With a fifth (22%) of UK workers realizing their current role isn’t the right fit for them post-pandemic, can companies afford not to be making adjustments to retain and recruit staff?
Unfortunately, the question of what employees with hidden disabilities want, need and require to make working easier is often a difficult one for businesses to pre-empt. The variety of conditions and individual reluctance to often reveal disability further exacerbate the situation.
I can testify to that reluctance — it took me over five years to even contemplate telling anyone except my immediate manager at work. I didn’t want to admit to others I had a perceived ‘weakness’ and I was fearful for what that would mean for my role and career progression. In fact, I’m not alone — in a survey last year of people with MS, 59% of responders said they’d not told their work colleagues, including HR.
The good news is these challenges can be overcome — with Covid heralding more flexibility in terms of working location and work-life balance, those with hidden disabilities are faced with a less challenging work environment. Companies can take further steps to make themselves even more attractive and inclusive to those with hidden disabilities, including:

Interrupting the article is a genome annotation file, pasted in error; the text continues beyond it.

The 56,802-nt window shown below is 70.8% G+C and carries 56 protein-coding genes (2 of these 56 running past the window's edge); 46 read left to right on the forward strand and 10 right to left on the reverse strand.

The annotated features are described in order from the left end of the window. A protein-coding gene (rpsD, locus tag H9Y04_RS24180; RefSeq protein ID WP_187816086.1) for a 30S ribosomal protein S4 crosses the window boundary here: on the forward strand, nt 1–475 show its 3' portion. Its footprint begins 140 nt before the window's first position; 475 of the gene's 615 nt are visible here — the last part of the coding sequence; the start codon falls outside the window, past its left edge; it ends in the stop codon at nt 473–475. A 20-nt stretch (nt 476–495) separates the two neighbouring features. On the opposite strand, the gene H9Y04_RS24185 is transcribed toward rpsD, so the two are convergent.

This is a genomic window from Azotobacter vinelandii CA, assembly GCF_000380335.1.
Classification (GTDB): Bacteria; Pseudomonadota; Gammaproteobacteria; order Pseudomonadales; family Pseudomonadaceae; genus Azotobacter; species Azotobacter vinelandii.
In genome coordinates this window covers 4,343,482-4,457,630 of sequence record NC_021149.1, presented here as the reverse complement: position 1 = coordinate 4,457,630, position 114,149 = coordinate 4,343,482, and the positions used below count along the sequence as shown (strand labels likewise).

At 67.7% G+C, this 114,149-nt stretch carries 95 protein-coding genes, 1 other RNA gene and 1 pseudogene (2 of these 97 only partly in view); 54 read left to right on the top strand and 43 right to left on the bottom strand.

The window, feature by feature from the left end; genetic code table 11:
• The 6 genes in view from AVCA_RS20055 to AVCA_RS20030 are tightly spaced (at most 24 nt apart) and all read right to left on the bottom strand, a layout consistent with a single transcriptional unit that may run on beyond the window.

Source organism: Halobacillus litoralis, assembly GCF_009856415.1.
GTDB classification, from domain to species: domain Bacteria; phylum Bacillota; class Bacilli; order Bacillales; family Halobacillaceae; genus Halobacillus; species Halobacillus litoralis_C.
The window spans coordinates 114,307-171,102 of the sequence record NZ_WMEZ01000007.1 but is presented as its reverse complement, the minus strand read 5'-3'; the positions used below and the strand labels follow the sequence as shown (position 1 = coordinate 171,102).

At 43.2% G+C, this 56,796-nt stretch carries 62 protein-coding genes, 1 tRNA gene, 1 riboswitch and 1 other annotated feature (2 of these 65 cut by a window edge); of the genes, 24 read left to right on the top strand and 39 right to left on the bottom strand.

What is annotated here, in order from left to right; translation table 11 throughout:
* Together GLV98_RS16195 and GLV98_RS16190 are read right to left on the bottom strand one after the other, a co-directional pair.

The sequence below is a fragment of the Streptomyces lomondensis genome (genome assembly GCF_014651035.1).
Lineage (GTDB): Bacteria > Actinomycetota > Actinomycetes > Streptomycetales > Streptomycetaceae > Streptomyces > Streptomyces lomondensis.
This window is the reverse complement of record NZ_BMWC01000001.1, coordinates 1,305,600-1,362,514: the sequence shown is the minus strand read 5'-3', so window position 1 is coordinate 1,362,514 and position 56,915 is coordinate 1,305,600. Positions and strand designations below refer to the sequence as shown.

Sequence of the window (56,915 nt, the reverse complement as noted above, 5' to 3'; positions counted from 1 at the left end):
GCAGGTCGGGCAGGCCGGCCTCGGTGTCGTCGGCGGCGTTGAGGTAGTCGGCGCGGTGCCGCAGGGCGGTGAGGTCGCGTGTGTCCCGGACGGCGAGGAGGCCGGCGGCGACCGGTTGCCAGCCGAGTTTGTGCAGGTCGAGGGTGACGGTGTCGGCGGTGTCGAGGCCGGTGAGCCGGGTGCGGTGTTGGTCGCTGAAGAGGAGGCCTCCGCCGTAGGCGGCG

Support and adjustments: proactively offer to make reasonable adjustments as required — but do so in a considerate and supportive manner so as to take account of an employee’s individual circumstances.
Become Disability Confident: get accredited by this voluntary government scheme to make the most of the opportunities provided by employing disabled people — and make your organization more attractive to potential employees in doing so. Here are some resources.
Adapt your recruitment: actively attract and recruit disabled people using disability-specific hiring locations (such as the Scope job board and Evenbreak) and run bootcamps for hiring managers. Proactively and empathetically ask in interviews about any hidden disability and use case studies to show how the business accommodates. You can find resources here and here.
Create safe spaces for people with hidden disabilities to talk openly: it could be the challenges people have faced, what help they need or what assumptions people make about them. If those affected can have an open discussion in a forum they trust with their peers, it will benefit both the employee and employer.
Start telling others about your progress in this space: a great way to signpost you’re disability inclusion-ready is to start featuring disability or disability considerations in your organization’s output.
These actions will help make companies more attractive to those with hidden disabilities (remember, one in seven people). If we start having the conversations and removing the stigmas at the same time, everyone stands to benefit from making their organization a better place to work for disabled people and, in turn, reaping the rewards from their talent.
And who knows — perhaps you’ll have the next FDR-level talent on your hands.
James Marsden is a Senior Data Strategist at RAPP at RAPP UK
This Article originally ran in The Drum in March 2022